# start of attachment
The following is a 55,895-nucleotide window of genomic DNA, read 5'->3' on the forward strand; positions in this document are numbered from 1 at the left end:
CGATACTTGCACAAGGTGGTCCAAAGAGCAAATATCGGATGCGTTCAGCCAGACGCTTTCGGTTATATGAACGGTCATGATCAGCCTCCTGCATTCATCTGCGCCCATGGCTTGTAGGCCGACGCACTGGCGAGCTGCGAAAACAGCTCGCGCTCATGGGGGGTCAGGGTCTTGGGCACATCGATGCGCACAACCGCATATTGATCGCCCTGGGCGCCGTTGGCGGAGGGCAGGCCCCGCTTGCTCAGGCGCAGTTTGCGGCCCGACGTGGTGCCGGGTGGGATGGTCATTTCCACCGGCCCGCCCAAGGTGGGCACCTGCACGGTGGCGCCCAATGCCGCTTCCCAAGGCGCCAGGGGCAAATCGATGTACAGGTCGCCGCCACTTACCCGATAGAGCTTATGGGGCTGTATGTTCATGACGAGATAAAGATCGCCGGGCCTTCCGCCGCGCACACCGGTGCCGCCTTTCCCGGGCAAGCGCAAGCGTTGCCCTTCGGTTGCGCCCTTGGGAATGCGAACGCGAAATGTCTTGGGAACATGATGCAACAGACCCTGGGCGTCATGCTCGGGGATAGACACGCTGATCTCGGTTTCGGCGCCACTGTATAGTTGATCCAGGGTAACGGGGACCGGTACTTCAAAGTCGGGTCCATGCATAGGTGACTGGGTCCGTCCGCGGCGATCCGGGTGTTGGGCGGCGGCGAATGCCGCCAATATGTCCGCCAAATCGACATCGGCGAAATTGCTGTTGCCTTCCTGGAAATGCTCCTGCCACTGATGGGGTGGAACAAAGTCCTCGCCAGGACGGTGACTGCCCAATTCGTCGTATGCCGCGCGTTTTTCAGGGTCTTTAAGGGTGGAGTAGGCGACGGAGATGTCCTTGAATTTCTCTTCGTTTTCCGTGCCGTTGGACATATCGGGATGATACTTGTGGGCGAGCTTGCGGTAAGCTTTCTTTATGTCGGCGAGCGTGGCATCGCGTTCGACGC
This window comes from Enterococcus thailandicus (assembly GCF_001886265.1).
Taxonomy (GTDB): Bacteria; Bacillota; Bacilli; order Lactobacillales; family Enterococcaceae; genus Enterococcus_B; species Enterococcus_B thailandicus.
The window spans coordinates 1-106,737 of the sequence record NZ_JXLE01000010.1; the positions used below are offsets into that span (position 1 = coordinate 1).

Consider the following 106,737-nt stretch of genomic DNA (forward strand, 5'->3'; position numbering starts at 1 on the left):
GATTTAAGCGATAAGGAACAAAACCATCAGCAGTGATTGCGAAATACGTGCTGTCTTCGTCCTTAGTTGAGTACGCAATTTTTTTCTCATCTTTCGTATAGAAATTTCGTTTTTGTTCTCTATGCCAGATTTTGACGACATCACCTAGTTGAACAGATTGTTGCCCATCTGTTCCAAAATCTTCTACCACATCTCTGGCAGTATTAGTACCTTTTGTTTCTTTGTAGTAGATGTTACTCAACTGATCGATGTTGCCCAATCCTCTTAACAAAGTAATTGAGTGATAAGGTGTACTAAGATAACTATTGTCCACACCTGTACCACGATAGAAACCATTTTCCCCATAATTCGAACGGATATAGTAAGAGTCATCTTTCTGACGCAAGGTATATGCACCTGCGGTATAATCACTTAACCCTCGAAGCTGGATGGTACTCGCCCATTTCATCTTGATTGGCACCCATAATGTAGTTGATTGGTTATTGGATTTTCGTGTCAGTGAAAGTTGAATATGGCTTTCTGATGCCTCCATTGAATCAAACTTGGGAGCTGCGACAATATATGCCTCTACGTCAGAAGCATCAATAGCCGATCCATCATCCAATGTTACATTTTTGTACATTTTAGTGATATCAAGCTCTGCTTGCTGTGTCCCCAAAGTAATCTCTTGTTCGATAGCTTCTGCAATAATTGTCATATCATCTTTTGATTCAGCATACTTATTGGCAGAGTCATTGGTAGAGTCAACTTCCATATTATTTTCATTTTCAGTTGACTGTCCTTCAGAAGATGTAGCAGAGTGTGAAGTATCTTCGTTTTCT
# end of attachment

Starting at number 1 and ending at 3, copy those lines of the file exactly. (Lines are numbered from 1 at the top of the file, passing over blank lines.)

The following is a 55,895-nucleotide window of genomic DNA, read 5'->3' on the forward strand; positions in this document are numbered from 1 at the left end:
CGATACTTGCACAAGGTGGTCCAAAGAGCAAATATCGGATGCGTTCAGCCAGACGCTTTCGGTTATATGAACGGTCATGATCAGCCTCCTGCATTCATCTGCGCCCATGGCTTGTAGGCCGACGCACTGGCGAGCTGCGAAAACAGCTCGCGCTCATGGGGGGTCAGGGTCTTGGGCACATCGATGCGCACAACCGCATATTGATCGCCCTGGGCGCCGTTGGCGGAGGGCAGGCCCCGCTTGCTCAGGCGCAGTTTGCGGCCCGACGTGGTGCCGGGTGGGATGGTCATTTCCACCGGCCCGCCCAAGGTGGGCACCTGCACGGTGGCGCCCAATGCCGCTTCCCAAGGCGCCAGGGGCAAATCGATGTACAGGTCGCCGCCACTTACCCGATAGAGCTTATGGGGCTGTATGTTCATGACGAGATAAAGATCGCCGGGCCTTCCGCCGCGCACACCGGTGCCGCCTTTCCCGGGCAAGCGCAAGCGTTGCCCTTCGGTTGCGCCCTTGGGAATGCGAACGCGAAATGTCTTGGGAACATGATGCAACAGACCCTGGGCGTCATGCTCGGGGATAGACACGCTGATCTCGGTTTCGGCGCCACTGTATAGTTGATCCAGGGTAACGGGGACCGGTACTTCAAAGTCGGGTCCATGCATAGGTGACTGGGTCCGTCCGCGGCGATCCGGGTGTTGGGCGGCGGCGAATGCCGCCAATATGTCCGCCAAATCGACATCGGCGAAATTGCTGTTGCCTTCCTGGAAATGCTCCTGCCACTGATGGGGTGGAACAAAGTCCTCGCCAGGACGGTGACTGCCCAATTCGTCGTATGCCGCGCGTTTTTCAGGGTCTTTAAGGGTGGAGTAGGCGACGGAGATGTCCTTGAATTTCTCTTCGTTTTCCGTGCCGTTGGACATATCGGGATGATACTTGTGGGCGAGCTTGCGGTAAGCTTTCTTTATGTCGGCGAGCGTGGCATCGCGTTCGACGC
This window comes from Enterococcus thailandicus (assembly GCF_001886265.1).